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Vacancy Statistics

Mr. Burstow: To ask the Secretary of State for Health what the three-month vacancy (a) rates and (b) numbers were for (i) midwives, (ii) nurses, (iii)GPs, (iv) district nurses, (v) health visitors, (vi) physiotherapists, (vii) occupational therapists, (viii) speech and language therapists and (ix)consultants, by specialty for (A) England, (B)Strategic Health Authority, (C) each NHS trust and foundation trust and (D) each primary care trust in each year since 1997. [209548]

Mr. Hutton: The Department's annual vacancy survey, which collects medical and non-medical data, started in 1999.

Information on the three-month vacancy rate and number of qualified nursing, midwifery and health visiting staff, midwives, district nurses, health visitors, occupied therapists, physiotherapists and speech and language therapists by health authority from 1999 to 2001 and by strategic health authority (SHA) from 2002 to 2004 has been placed in the Library.

Information on the three-month vacancy rates and vacancy number for consultants in England broken down by speciality group and by SHA from 2002 to 2004 has also been placed in the Library. Prior to 2002, the medical and dental work force data was collected on a different basis with regard to specialty and therefore is not available in a comparable format.

The Department could provide information by national health service trust or by specialty only at a disproportionate cost.

The Department's annual general practitioner (GP) recruitment and retention vacancy survey started in 2000 and began collecting information at primary care trust (PCT) level for the first time in 2003. The survey takes place between 1 April and 31 March each year and is a count of all GP vacancies that have occurred during each year. It will include existing posts that doctors have left and also new posts created to increase the work force, even where they were filled very quickly.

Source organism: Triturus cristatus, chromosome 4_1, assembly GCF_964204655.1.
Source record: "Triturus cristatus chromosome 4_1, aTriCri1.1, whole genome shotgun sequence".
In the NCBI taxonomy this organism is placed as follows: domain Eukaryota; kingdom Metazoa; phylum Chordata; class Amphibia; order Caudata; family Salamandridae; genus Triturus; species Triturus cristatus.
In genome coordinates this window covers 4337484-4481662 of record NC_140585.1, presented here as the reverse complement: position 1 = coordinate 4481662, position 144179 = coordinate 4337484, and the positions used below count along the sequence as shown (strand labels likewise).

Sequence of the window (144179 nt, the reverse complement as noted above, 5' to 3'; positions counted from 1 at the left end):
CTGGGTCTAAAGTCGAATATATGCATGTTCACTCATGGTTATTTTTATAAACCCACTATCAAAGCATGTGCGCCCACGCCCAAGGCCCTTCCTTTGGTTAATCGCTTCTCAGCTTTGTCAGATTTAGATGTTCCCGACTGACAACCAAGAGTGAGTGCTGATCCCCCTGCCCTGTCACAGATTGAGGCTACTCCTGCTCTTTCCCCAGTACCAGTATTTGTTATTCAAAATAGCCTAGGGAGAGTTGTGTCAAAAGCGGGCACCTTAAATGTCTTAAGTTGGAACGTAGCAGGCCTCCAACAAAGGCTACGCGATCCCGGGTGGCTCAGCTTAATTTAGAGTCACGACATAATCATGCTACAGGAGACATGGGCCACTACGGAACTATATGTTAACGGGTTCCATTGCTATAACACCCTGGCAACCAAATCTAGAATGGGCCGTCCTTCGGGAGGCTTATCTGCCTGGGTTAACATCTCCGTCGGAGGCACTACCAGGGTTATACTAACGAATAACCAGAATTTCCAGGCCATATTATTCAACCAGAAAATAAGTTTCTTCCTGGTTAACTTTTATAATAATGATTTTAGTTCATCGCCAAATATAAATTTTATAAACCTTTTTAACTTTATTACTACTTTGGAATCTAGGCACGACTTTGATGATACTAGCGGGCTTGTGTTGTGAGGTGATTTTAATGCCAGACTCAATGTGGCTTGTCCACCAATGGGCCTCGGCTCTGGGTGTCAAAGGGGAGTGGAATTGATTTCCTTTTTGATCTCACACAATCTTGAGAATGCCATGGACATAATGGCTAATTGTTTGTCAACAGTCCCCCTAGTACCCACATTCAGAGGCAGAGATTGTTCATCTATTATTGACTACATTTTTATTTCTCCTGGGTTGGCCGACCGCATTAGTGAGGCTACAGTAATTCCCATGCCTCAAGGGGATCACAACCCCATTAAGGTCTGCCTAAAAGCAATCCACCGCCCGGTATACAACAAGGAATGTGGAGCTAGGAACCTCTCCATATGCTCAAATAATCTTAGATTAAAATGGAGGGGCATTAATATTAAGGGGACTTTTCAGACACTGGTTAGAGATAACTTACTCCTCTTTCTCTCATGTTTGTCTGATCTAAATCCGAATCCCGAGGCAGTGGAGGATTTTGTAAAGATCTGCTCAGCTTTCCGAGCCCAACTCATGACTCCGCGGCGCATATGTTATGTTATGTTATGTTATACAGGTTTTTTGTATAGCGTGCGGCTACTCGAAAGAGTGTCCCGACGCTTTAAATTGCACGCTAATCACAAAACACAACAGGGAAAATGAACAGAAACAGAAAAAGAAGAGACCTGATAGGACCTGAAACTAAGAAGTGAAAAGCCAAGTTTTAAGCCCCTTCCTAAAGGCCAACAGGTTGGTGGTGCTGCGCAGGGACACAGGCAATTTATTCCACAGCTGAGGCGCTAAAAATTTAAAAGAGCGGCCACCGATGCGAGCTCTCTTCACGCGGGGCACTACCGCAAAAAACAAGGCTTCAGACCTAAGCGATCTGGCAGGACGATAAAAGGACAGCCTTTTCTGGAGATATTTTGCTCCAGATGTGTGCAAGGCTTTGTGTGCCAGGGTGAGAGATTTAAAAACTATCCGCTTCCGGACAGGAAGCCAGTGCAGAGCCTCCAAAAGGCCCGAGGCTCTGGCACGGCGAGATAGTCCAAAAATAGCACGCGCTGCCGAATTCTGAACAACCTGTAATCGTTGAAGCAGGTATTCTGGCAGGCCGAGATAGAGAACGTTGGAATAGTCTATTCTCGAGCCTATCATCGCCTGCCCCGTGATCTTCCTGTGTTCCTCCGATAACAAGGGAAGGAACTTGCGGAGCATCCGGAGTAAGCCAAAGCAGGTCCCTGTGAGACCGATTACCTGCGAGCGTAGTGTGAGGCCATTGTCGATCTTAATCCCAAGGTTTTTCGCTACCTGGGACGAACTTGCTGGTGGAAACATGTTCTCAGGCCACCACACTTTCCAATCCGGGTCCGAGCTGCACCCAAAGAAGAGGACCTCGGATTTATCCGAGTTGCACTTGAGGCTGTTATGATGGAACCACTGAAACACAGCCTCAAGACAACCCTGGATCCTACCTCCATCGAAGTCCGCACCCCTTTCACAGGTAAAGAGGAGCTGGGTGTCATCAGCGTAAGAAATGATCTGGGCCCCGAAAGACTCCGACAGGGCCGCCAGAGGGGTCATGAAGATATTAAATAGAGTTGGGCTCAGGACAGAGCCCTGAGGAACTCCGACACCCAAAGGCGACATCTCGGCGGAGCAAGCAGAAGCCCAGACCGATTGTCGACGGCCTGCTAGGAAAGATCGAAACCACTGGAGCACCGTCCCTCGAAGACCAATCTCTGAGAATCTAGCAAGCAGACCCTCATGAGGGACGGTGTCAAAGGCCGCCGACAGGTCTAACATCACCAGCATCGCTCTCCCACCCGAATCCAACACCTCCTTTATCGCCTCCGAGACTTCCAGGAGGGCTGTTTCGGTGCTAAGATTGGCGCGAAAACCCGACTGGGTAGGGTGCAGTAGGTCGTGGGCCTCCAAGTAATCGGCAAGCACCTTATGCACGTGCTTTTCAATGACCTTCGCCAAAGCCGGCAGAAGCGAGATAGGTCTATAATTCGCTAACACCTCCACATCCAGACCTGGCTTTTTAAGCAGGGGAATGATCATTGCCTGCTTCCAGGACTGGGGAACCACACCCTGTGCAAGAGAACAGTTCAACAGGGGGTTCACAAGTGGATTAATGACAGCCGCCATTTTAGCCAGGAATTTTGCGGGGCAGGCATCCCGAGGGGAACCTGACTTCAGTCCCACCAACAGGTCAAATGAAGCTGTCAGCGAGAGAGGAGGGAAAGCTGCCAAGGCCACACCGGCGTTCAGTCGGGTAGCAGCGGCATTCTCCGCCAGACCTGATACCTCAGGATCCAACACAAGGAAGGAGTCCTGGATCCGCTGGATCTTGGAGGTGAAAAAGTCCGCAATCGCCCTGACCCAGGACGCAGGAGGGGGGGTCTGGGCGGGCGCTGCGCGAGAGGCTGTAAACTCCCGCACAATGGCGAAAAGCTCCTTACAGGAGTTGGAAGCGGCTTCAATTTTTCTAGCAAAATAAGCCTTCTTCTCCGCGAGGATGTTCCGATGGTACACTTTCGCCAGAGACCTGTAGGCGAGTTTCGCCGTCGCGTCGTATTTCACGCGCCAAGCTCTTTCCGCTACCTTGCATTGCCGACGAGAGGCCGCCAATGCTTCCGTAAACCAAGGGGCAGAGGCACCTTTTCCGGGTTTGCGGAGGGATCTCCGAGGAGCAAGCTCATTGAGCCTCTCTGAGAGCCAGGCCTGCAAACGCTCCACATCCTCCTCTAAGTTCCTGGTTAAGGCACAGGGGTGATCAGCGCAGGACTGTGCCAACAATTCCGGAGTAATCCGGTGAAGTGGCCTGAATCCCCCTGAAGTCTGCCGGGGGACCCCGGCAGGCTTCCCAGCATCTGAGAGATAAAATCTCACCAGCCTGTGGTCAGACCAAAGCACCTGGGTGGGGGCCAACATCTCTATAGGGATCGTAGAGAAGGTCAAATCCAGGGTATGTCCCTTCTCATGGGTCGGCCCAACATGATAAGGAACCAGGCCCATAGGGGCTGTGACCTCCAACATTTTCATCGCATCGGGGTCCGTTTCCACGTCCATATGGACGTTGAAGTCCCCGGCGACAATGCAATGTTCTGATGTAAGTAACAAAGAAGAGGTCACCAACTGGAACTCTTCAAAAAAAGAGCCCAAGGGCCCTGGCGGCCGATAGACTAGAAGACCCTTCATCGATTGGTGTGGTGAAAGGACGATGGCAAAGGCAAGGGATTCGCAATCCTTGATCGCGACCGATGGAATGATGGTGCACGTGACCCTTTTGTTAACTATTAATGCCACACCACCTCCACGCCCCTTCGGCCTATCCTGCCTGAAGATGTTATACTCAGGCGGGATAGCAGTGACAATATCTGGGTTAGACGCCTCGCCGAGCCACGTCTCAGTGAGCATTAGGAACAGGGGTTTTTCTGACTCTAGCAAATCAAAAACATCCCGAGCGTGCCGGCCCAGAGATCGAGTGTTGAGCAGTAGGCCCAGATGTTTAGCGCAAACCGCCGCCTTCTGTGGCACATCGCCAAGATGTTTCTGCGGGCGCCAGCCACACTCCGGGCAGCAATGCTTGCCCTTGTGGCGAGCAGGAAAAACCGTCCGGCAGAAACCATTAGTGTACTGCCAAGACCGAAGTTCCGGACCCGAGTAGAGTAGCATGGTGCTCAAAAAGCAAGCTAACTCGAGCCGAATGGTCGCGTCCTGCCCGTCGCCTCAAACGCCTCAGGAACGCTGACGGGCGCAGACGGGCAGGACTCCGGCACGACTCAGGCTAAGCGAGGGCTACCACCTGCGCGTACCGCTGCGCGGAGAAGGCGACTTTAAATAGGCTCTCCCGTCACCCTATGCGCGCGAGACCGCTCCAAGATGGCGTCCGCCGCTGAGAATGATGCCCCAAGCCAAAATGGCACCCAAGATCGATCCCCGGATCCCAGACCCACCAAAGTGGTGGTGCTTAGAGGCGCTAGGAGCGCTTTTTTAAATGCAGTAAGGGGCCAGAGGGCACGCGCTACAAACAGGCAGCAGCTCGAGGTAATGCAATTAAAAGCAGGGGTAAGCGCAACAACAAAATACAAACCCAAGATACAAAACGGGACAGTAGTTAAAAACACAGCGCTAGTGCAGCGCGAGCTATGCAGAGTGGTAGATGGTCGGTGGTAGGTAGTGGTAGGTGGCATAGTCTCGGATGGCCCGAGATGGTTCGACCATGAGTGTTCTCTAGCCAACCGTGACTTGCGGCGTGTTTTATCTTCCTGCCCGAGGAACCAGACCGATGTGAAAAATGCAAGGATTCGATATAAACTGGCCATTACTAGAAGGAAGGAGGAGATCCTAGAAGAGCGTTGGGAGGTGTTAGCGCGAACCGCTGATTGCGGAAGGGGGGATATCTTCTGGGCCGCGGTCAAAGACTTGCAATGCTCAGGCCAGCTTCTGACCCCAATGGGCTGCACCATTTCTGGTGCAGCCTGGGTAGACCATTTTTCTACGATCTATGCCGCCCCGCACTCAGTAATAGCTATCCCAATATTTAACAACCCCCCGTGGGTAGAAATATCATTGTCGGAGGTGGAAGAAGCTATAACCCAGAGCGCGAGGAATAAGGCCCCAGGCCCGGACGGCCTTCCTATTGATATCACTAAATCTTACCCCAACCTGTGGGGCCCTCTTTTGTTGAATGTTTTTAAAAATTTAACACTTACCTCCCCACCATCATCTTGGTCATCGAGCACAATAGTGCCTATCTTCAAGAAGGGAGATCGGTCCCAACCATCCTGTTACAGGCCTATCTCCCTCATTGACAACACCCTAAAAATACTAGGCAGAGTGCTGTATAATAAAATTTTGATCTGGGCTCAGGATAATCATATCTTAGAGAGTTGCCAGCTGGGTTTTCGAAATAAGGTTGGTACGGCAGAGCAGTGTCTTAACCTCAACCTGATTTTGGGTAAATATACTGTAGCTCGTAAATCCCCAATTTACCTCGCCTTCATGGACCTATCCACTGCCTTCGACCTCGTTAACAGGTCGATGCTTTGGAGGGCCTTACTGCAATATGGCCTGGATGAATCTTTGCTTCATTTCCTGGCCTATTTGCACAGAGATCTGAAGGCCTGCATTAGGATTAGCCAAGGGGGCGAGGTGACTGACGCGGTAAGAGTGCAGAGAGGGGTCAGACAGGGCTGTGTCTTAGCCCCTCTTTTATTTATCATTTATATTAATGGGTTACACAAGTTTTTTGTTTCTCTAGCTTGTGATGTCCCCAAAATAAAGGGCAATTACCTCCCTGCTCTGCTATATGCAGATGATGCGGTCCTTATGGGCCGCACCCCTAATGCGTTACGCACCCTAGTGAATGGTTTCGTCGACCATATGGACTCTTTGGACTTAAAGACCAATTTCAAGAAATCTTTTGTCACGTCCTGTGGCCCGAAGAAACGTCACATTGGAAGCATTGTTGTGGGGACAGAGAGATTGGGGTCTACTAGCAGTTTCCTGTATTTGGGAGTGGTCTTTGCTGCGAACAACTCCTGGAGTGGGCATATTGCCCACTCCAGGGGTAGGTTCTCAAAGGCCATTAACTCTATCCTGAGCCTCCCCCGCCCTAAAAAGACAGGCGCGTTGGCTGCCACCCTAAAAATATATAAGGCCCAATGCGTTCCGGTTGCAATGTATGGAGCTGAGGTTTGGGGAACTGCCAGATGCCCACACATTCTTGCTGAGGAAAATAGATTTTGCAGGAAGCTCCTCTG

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Information on the number of GP vacancies in England broken down by SHA in each year from 2000 to 2004 and by PCT from 2003 to 2004 has been placed in the Library.

The estimated three-month GP vacancy rate for England from 2002 to 2004 has been placed in the Library. It is not possible to produce reliable estimates of the vacancy rate for GPs at SHA or PCT level. Estimated three-month vacancy rates are not available before 2002.


Affordable Housing

Mr. Rosindell: To ask the Deputy min Minister how and where he plans for houses to be constructed for a selling price of £60,000. [213652]

Keith Hill: Homes for All the Office of the Deputy min Minister's Five-Year Plan, launched on 24 January 2005, stated that a Design for Manufacture" competition would invite organisations to bid for the right to construct one or more new developments on sites owned by English Partnerships.

The competition will provide up to 1,000 homes. A minimum of 30 per cent. of the housing dwellings within the competition will be built to a target cost of £60,000 and the remainder will be larger or smaller dwellings that should be built at an equivalent cost-efficiency.

English Partnerships are currently identifying the sites for the competition. These will be in the south-east of England. A formal prior information notice will shortly be placed in the Official Journal of the European Union, and advertised in the media.

Business Rates

Mr. Drew: To ask the Deputy min Minister what plans he has to change business rates for those who generate electricity using green methods. [217087]

Mr. Raynsford: There are no present plans to do so. Any specific rate relief scheme would require primary legislation and the costs and benefits would have to be fully appraised. Through the Renewables Obligation, the Government already provides a very significant level of support for renewable energy generation; this is expected to reach £l billion per year by 2010. Government will also be providing approximately £500 million of support for renewables in the form of research and development and capital grants between 2002 and 2008. In addition, good quality Combined Heat and Power generators already have certain plant and machinery excluded from the rating valuation.